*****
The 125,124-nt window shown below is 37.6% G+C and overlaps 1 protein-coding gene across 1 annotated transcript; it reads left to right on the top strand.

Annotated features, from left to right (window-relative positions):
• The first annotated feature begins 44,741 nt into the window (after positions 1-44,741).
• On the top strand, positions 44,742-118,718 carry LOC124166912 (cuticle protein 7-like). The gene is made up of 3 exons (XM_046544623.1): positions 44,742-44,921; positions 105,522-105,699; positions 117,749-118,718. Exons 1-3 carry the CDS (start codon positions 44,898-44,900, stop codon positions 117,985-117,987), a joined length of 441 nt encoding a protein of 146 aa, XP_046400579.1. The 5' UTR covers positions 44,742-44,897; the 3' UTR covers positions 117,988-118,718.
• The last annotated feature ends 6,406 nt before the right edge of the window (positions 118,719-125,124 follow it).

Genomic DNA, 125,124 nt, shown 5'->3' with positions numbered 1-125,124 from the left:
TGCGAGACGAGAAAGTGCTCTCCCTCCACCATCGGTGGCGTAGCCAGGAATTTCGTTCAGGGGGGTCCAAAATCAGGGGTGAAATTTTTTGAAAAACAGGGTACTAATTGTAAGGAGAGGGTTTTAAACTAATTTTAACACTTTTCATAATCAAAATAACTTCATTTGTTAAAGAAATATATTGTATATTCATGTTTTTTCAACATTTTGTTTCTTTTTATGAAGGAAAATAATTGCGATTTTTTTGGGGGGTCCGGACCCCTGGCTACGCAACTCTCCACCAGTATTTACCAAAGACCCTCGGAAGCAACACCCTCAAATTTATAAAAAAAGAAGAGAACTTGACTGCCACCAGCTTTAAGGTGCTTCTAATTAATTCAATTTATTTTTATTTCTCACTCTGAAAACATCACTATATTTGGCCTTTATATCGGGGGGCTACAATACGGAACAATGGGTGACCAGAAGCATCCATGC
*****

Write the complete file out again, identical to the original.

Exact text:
The 125,124-nt window shown below is 37.6% G+C and overlaps 1 protein-coding gene across 1 annotated transcript; it reads left to right on the top strand.

Annotated features, from left to right (window-relative positions):
• The first annotated feature begins 44,741 nt into the window (after positions 1-44,741).
• On the top strand, positions 44,742-118,718 carry LOC124166912 (cuticle protein 7-like). The gene is made up of 3 exons (XM_046544623.1): positions 44,742-44,921; positions 105,522-105,699; positions 117,749-118,718. Exons 1-3 carry the CDS (start codon positions 44,898-44,900, stop codon positions 117,985-117,987), a joined length of 441 nt encoding a protein of 146 aa, XP_046400579.1. The 5' UTR covers positions 44,742-44,897; the 3' UTR covers positions 117,988-118,718.
• The last annotated feature ends 6,406 nt before the right edge of the window (positions 118,719-125,124 follow it).

Genomic DNA, 125,124 nt, shown 5'->3' with positions numbered 1-125,124 from the left:
TGCGAGACGAGAAAGTGCTCTCCCTCCACCATCGGTGGCGTAGCCAGGAATTTCGTTCAGGGGGGTCCAAAATCAGGGGTGAAATTTTTTGAAAAACAGGGTACTAATTGTAAGGAGAGGGTTTTAAACTAATTTTAACACTTTTCATAATCAAAATAACTTCATTTGTTAAAGAAATATATTGTATATTCATGTTTTTTCAACATTTTGTTTCTTTTTATGAAGGAAAATAATTGCGATTTTTTTGGGGGGTCCGGACCCCTGGCTACGCAACTCTCCACCAGTATTTACCAAAGACCCTCGGAAGCAACACCCTCAAATTTATAAAAAAAGAAGAGAACTTGACTGCCACCAGCTTTAAGGTGCTTCTAATTAATTCAATTTATTTTTATTTCTCACTCTGAAAACATCACTATATTTGGCCTTTATATCGGGGGGCTACAATACGGAACAATGGGTGACCAGAAGCATCCATGC